Rantings and tirades of a frustrated economist.
The happy ending is because the alums wrested the campus away from Antioch University, which had sucked it dry of cash and other resources over the years. My daughter graduated from Antioch as part of its last class in 2008. Her experience was a terrific one. The co-op that has been a part of the Antioch experience for over 80 years gave her a full-length professional resume when she finished school, achieved alongside an excellent liberal arts education. She was hired in her chosen field immediately after graduation, well-prepared for the world around her.Antioch's social consciousness (based on the philsophy of its first president, Horace Mann, who urged Antiochians to "be ashamed to die until you have won some victory for humanity") has become an integral part of her life as well as of the lives of her fellow graduates. Antioch may have been small at the end of its last incarnation, but it was mighty.It will reopen this fall, and the early admissions process has already yielded students for the freshman class of the new incarnation of an important institution.
OK Meridian,1. "excellent liberal arts education" is contradictory.2. Can i guess she "job she got in her field" was either a Government b Non profitIn other words money is either forced to pay for her job via taxation or people feel sorry and donate money to a NP to employ her.3. Is she producing anything people in the free market would want? Like an IPod? Or gasoline? Or some kind of genuine economic production? Or is it some kind of "social work" or "activism" or some other such "profession" people pursue to make themselves feel productive when in reality they're just avoiding real work altogether.Am I anywhere near in the ballpark?
Capt, close but no cigar.A quick search of this person's blogs finds this from an 8/7/2009 entry:"Here in Cincinnati I raised my daughter, who attended Cincinnati Public Schools. Here in Cincinnati is where she returned last year after college to begin her career. Here in Cincinnati she works hard to make Over the Rhine a vibrant and improving community as the Marketing and Development Manager for the Know Theatre."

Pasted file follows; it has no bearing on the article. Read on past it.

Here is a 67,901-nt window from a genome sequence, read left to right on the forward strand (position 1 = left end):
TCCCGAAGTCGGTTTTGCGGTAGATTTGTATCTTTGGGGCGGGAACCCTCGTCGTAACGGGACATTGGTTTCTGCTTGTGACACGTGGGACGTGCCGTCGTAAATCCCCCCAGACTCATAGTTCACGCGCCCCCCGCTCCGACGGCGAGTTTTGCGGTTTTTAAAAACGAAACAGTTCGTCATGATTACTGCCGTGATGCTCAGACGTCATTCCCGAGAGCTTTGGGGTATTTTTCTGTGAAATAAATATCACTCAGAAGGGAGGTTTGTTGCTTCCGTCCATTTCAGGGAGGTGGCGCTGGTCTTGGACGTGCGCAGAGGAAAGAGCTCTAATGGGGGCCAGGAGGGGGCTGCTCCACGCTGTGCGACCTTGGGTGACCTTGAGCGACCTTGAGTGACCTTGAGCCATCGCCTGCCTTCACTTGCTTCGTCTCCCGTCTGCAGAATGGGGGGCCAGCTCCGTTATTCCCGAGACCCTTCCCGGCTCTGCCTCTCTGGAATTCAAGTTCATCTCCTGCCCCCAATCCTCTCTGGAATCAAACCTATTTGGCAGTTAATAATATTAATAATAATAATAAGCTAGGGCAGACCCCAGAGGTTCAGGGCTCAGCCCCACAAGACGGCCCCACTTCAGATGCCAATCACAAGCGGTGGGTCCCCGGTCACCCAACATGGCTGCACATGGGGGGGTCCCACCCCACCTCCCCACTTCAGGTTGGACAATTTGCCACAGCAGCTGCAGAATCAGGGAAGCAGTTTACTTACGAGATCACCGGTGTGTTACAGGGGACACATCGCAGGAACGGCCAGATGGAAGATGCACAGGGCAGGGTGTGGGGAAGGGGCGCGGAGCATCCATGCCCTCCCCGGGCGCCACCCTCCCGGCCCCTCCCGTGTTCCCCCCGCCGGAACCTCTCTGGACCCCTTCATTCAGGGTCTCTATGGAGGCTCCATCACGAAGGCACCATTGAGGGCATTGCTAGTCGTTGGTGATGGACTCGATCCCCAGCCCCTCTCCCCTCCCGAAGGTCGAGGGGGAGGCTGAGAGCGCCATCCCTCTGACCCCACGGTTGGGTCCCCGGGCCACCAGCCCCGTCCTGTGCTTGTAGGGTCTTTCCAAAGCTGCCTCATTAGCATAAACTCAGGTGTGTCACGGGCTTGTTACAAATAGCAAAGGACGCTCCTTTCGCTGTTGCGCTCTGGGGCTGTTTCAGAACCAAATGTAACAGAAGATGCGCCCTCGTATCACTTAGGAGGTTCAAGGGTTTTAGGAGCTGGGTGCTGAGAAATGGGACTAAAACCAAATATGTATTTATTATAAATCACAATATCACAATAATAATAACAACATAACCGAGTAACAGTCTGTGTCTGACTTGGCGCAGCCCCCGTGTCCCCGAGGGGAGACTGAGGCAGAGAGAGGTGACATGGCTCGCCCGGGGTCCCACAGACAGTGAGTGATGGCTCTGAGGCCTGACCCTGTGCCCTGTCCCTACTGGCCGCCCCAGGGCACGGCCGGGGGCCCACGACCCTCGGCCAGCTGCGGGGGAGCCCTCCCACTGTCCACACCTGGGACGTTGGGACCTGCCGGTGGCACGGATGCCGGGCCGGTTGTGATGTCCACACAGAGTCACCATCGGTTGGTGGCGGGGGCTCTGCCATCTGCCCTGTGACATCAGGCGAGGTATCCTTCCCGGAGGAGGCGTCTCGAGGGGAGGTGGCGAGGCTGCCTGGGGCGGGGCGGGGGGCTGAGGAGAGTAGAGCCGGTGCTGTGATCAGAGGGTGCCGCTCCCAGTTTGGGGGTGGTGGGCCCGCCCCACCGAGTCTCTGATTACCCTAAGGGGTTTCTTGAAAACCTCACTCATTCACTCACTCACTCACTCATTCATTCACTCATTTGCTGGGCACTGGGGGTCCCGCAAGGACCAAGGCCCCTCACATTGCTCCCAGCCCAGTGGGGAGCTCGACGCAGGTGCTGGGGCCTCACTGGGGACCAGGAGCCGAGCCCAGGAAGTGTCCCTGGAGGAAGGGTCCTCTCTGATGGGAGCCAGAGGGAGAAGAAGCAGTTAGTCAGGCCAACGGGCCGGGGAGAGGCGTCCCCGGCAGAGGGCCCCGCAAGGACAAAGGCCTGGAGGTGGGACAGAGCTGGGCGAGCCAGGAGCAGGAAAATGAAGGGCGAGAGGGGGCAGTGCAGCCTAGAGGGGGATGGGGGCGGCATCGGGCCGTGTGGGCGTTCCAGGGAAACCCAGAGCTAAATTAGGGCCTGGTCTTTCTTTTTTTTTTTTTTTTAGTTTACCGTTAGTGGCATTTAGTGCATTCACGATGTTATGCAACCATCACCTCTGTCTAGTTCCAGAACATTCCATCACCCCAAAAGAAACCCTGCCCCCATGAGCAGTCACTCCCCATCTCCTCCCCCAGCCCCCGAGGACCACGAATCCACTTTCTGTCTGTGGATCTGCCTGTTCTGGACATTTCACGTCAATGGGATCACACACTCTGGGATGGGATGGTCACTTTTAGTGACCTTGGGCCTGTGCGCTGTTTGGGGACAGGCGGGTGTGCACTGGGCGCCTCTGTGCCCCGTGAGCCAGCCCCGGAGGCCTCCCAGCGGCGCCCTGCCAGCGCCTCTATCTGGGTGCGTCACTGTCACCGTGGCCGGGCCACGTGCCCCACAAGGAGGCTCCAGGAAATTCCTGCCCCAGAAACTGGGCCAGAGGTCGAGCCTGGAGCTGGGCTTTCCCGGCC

Close but no cigar???Come on, I hit that one out of the park!No doubt the Ohio taxpayers are subsidizing her and the "Know" theater. Or at least it relies on donations, once again proving the liberal arts produces nothing people want and are willing to pay for.Not one genuine ounce of economic production. But no problem parasiting off of others as we play "make believe independent adult professional."Outstanding research though by the way.
One thing I have yet to see many people comment on is how brutalized people with "liberal arts" degrees will be over the next several years. Whether or not people are aware of it or not, a large portion of the careers in these fields depend heavily on direct or indirect funding from the government; and the programs that employ these graduates will be disproportionately hit by state and federal budget cuts because they are far less politically important.On top of that, many “community organizations” are really low level political groups, and as public sector unions see their income fall (either due to wage cuts or layoffs of their members) it is highly likely that many of these organizations will see the bulk of their funding disappear.
From the Know Theatre Website:"As a 501(c)(3) Not-for-Profit Organization, we rely on donations each year to continue to produce our mainstage season, Know-to-Go Education Series, and the Cincinnati Fringe Festival. Ticket sales only account for 25% of Know Theatre’s annual budget."The Captain is right again.
To quote my father;"You only think I'm good looks and charm."
"No doubt the Ohio taxpayers are subsidizing her and the "Know" theater"No doubt. Their single largest $ source is the "Ohio Arts Council, a State Agency that supports Public Programs in The Arts"Grab the Cigar of your choice!
I read that article about Antioch and was greatly saddened. Why, oh, why, couldn't it have happened to Columbia, Harvard, Berkeley, and Oberlin instead? Oh well. A man can hope.
"excellent liberal arts education" is contradictory.While very true this is perhaps the saddest thing I've read on your blog. After all the liberal arts as we understand them were systematized to both preserve the glory of classic civilization and prepare people for a world of large and continuous change.If we had true liberal arts education I think we'd avoid 75% of our current problems because those in senior positions would have a clue.For parents getting ready to send their kids off to college, if the breadth requirements at their school include real math and science courses (one that count towards a degree in mathematics or that science) you might be looking at real liberal arts education. If the math and science breadth courses are without math (yes, my sister got science credit for physics without any math) then you have modern 'liberal arts'.
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